In the early eighties, the chainsaw house was still kind of "out in the country" outside Round Rock, Texas. The owners had moved on up, and rented the place out to some UT grad students who were friends of some other UT grad students that I was honored to know.

The party was one of those sun-dappled, indeterminate affairs that were so quaintly indigenous to the Austin area back then. At about two on Friday afternoon, I arrived in a borrowed Checker Marathon. This was judged a favorable omen by the Arbiters of Coolness there, and I was received as a peer. Music was playing, and lounging about was in progress. I walked around inside the house, and found nothing particularly remarkable about the place. I had never seen the movie, so it held no dread for me. It was just another Hill Country farmhouse, with linoleum flooring and beans soaking in the kitchen, and tiny white tiles and scuffed enamel in the bathroom. It was a beautiful day, and every door and window was open to the light. I took some pleasant folks for a ride in the Checker into town for more ice.

There were a few head of cattle grazing on the surrounding property, and a fenced-in area with some geese nearby, but the lawn around the house was large and lush, with great oaks spaced perfectly around our croquet course. If nobody bothered to put on a record, somebody would pick up a guitar. We had all brought food, so everybody ate like royalty, but nobody served like a slave.

Frankly, the party was a bit on the civilized side for me. My cohort tended more toward the broken glassware and fire extinguisher school of social intercourse. We tried to get some action going with tequila and pyrotechnics, but the Arbiters demurred, and drifted off, and my dissolute chums and I were left to ourselves in the darkened kitchen. Every light went out, every door was closed, and I began to sense the appeal of the place as a cauldron of horrors.

There were only a few of us left standing - none of us tenants or familiars of the property. We were too drunk and too far from home to try to escape in the Checker, so we just went outside and sat in lawn chairs on the back porch, drinking and amusing each other with the old familiar routines. Eventually, those among us who still harbored the bright spark of Natural Selection claimed a seat in the Checker or a lounge cushion, and sank into a healthy stupor. That left only the three dumbest bastards on the face of the earth - no, wait, Kevin's passed out - just us two.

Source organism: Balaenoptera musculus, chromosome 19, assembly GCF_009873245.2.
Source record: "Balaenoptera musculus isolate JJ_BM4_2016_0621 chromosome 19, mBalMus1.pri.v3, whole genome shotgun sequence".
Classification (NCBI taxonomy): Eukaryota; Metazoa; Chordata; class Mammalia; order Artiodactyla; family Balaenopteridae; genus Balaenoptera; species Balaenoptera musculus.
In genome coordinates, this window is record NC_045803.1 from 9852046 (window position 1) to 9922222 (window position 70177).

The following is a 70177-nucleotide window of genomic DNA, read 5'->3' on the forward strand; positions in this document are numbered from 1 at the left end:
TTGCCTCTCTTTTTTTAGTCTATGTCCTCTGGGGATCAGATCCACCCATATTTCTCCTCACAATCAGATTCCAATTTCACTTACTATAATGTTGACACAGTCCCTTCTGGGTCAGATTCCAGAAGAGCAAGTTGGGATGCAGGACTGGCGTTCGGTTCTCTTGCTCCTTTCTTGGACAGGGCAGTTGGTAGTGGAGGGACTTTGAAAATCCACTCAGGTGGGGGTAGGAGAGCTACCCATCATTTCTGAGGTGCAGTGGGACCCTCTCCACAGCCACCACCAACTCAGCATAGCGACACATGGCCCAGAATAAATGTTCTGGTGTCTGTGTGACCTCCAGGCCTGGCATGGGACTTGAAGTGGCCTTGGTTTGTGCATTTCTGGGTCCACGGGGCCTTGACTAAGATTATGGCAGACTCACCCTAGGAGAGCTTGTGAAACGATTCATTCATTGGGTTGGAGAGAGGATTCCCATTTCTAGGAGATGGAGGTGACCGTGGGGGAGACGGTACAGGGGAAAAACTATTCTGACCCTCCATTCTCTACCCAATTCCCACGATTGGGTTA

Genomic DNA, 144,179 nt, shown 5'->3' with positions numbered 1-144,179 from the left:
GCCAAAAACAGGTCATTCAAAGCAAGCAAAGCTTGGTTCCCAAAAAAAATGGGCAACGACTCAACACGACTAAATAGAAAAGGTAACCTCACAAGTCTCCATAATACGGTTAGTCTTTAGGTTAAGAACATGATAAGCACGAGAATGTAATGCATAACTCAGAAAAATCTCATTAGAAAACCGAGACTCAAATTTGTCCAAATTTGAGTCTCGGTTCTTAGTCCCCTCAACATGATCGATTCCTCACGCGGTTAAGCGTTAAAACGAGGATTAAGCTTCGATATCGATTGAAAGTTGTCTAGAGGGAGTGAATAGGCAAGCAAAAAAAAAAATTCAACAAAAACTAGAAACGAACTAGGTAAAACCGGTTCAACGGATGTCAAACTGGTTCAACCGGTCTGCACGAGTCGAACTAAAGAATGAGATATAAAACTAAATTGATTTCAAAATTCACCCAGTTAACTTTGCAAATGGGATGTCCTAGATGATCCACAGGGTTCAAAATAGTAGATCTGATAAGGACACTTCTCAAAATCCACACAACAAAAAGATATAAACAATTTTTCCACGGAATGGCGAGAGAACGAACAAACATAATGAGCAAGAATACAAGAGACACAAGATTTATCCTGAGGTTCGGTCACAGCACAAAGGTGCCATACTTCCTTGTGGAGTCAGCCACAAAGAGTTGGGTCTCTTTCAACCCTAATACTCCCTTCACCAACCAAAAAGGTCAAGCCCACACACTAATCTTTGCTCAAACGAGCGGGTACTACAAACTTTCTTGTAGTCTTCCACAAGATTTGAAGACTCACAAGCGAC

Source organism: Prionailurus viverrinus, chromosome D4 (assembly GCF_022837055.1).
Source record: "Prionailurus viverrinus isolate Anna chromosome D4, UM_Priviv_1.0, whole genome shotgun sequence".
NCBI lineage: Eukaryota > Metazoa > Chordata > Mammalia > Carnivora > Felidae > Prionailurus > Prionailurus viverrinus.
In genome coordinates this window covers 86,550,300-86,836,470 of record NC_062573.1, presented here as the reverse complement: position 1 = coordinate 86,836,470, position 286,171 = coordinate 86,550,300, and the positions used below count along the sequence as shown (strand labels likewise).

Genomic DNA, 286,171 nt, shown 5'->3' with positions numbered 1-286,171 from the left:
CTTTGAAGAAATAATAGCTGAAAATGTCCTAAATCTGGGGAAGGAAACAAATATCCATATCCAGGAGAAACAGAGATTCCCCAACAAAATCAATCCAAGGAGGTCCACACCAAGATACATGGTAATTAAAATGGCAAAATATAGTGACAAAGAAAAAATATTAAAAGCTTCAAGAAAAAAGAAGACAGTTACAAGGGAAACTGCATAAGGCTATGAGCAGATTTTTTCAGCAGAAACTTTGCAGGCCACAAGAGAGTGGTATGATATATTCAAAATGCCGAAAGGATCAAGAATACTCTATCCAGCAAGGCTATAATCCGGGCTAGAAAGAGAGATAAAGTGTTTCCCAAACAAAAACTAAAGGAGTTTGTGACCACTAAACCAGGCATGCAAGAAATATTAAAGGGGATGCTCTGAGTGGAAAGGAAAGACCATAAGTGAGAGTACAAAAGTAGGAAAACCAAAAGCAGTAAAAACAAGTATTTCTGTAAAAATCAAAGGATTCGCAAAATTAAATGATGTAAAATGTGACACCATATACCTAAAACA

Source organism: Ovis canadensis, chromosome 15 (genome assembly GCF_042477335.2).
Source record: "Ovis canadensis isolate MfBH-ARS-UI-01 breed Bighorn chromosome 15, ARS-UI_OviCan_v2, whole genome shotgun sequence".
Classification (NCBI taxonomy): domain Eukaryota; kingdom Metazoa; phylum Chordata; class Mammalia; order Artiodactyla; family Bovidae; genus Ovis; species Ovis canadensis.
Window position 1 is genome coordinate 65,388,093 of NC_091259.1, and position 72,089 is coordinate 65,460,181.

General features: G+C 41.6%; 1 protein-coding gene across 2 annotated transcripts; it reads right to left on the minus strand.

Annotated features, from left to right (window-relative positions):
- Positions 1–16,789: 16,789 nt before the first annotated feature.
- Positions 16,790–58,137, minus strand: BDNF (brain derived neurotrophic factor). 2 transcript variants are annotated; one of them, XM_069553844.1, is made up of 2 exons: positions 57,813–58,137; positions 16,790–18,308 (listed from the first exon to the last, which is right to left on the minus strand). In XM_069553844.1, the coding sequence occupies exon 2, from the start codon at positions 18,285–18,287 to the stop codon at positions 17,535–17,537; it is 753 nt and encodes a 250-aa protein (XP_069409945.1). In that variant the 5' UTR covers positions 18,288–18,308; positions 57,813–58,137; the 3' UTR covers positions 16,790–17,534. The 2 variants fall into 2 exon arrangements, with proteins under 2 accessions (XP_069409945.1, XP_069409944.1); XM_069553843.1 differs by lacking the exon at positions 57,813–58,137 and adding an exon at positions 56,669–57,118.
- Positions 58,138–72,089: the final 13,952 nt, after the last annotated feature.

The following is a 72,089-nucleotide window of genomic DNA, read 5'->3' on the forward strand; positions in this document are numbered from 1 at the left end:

I don't know how Billy was doing, but I was certain that the only thing I was capable of doing was drinking another beer. I started to do so, and I got about one good slug in me before I realized that I was wrong. Wrong about that next beer, and wrong about the last four. For some reason, I was suddenly concerned about the Judgement of the Arbiters, and I decided that I didn't want to mess up the porch, or even the beautiful lawn, so I scrambled out to the edge of the manicured area. I fell on my knees and heaved the big good heave out into the goose pen.

I had not known (but was soon to learn) that it was fairly difficult to raise geese in that area in those days because of the depradations of coyotes. An obvious first line of defense against coyotes is an electric fence. That's what I puked on. My excellent friend Billy, seeing that I was being killed before his eyes, and identifying the hazard, and being drunk as Hogan's goat, grabbed it, as though to tear it away. That didn't work, and he got shocked too. Nobody woke up, because it didn't seem unusual for us to be shrieking and rolling around on the ground, I guess.

Later on, I found out that the coyotes managed to eat the geese anyway.